Beck is old now.  Forty-three years is old in the music industry—especially in release years, which Beck has been around extensively, but more-so; presently.  His age in release years consists of genre-less ground and is as such difficult to track in terms of age.
Morning Phase is music from someone who is old by these criteria.  It’s a softcore release where Beck isn’t stepping forward—he’s standing still and watching the sky.  The music resonates from him in this state, and said as such, is quite beautiful.
Beck’s work is perceived in a way to avoid expectations if you’re a reasonable person.  Odelay is Odelay and it’s not anything else—this is the general theme of his career for the most part (though this ambient softcore has been touched before, see: Sea Change).
Morning Phase is so overwhelmingly ambient that if you nod out and scroll off into the other duties the life holds, you’re unlikely to be disturbed by some sort of alteration of sound.  Morning Phase isn’t a collection of songs with singles and fillers then. It is simply Morning Phase; its own entity devoid of major internal transition.  Aside from the archaic-Arcade-Fireaich mando-plucks from “Blue Moon,” or the final screeches of eccentricity closing “Waking Light,” you become lost in Beck’s stillness.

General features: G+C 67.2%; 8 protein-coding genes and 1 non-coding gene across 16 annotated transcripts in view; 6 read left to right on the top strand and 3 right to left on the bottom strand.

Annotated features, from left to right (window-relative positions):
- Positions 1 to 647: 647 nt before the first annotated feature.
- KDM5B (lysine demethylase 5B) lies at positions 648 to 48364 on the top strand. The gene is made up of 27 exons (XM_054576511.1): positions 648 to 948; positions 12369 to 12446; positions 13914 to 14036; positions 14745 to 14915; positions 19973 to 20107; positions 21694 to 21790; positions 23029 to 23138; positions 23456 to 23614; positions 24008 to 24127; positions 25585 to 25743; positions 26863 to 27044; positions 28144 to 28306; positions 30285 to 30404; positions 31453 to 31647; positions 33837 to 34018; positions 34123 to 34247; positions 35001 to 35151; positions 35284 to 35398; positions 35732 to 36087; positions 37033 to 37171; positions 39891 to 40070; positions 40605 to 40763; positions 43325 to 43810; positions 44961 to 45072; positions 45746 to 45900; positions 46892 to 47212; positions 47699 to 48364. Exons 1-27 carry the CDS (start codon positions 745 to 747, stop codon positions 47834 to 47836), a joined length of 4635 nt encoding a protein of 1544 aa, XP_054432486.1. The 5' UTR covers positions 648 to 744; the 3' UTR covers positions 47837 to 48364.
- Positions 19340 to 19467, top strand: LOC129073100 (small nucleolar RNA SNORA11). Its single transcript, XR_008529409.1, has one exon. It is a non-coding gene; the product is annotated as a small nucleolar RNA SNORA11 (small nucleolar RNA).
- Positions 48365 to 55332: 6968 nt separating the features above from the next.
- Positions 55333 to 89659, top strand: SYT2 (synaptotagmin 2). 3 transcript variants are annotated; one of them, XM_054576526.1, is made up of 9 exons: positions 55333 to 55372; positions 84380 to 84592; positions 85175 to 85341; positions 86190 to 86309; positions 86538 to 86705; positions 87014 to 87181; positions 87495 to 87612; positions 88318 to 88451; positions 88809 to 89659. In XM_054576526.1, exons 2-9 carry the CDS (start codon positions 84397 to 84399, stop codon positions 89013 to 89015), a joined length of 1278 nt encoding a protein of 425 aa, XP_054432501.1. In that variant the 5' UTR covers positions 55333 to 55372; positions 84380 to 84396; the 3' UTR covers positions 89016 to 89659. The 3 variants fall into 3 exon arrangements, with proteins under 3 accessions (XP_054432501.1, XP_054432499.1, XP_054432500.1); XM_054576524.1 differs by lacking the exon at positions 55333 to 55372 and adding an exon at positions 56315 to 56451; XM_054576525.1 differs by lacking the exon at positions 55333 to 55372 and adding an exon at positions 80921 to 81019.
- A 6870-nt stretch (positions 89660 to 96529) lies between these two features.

Beck has become a product of his time, not as much a product of Beck.  But is this what Beck is at this point then?  At any angle, you can’t call him wrong—just Beck. And Beck can do whatever he damn well Becks.


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